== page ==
“If at any time the population is below the desired level, IDFG will modify management actions to stabilize the population around 500 wolves,” IDFG told IFBF, adding that Idaho’s Fish and Game Commission has the authority to close or modify wolf hunting seasons at any time.
In a news release, IDFG said that 500 number would reduce wolf and livestock conflicts while still maintaining a sustainable wolf population and healthy elk herds.
“It’s actually not alarming in any sense that there was a decrease in the state’s wolf population last year because the goal is to have a decrease year after year until we reach that sustainable population of around 500 wolves,” said Chyla Wilson, a governmental affairs specialist with Idaho Farm Bureau Federation.
Once that 500-wolf goal is realized, Fish and Game officials expect the predator’s population in Idaho to range from a high of 650 following reproduction in the spring, then reach a mid-point of about 500 in November, before declining to a low of about 350 just before reproduction the following year.
Fairfield farmer Rusty Kramer, president of the Idaho Trappers Association, believes reaching that 500-wolf goal won’t be an easy task given how difficult it has been to make even a small dent in Idaho’s wolf population.
“It’s going to be really tough to achieve that,” he said. “Wolves are so prolific that it’s going to be a long-term process.”
IDFG told IFBF the department will continue to use hunter and trapper harvests, as well as control actions to reduce wolf depredations on livestock, as the primary means to manage the population.
The department also proposes to continue to support cooperative agreements with third-party entities to reimburse hunter and trapper expenses to support people who are most effective at harvesting wolves.
If those actions aren’t successful in reducing the population to that 500-wolf goal, “additional IDFG-directed control actions will likely be necessary,” the department told Farm Bureau.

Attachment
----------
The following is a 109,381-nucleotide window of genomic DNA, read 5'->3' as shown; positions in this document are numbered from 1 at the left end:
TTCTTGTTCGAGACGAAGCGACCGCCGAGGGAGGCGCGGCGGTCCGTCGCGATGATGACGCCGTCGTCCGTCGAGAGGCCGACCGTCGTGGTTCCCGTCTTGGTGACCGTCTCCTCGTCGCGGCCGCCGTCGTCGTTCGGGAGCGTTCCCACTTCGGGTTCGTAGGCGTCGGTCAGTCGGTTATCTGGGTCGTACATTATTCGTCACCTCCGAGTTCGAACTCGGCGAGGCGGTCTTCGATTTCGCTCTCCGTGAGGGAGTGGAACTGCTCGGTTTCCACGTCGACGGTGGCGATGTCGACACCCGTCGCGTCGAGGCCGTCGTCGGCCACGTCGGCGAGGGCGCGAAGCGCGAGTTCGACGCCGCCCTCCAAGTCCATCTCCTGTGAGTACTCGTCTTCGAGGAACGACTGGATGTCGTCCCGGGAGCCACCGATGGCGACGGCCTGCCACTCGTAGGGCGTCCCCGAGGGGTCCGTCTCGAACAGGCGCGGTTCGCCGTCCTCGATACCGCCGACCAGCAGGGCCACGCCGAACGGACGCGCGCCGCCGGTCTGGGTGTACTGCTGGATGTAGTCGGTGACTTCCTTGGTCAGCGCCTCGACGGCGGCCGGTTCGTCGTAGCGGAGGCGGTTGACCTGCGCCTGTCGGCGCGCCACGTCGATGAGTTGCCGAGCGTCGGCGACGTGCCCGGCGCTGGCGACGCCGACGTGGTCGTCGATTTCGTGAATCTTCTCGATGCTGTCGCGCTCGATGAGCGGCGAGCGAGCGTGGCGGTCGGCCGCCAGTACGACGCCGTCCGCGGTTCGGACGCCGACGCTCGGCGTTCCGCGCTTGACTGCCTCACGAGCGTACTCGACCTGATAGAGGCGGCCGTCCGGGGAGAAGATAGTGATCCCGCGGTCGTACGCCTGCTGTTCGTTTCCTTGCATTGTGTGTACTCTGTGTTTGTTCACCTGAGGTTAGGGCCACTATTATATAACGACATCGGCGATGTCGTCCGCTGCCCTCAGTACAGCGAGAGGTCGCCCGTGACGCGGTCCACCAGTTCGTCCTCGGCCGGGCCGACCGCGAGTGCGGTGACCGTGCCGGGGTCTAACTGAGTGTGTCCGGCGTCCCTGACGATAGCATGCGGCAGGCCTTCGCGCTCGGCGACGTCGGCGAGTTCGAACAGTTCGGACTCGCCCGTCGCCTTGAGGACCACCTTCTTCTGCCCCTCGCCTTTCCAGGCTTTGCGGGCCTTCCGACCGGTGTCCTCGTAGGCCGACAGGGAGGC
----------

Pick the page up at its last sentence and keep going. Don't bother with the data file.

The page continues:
“The objective of reducing the population to fluctuate around 500 wolves by the end of the six-year period will be challenging to attain, but is achievable,” IDFG said.
According to the department, wolves are widely distributed throughout Idaho, from the Canadian border in the north to the Snake River Plain in the south.
They are occasionally seen south of the Snake River in southern Idaho.
“Most of the state south of the Snake River Plain remains unoccupied by wolves or wolves exist in very low numbers there,” IDFG told IFBF. “However, game management units along the Idaho-Wyoming border have higher quality wolf habitat and some established wolf packs.”
Besides being a thorn in the side to livestock producers, wolves have also had a major negative impact on some of Idaho’s wildlife populations, particularly elk.
“Elk are the primary ungulate prey of wolves in most of Idaho,” the Fish and Game department told Farm Bureau.
According to IDFG, wolf predation is a prominent factor limiting elk populations in five elk zones in the state, primarily in central Idaho.
Secondarily, the department added, “wolves prey upon moose, white-tailed deer, and mule deer where their ranges overlap. Wolves are opportunists and also prey on many other species, including other predators (mountain lions and bears), beavers, a variety of birds, small game species (rabbits and hares), etc.”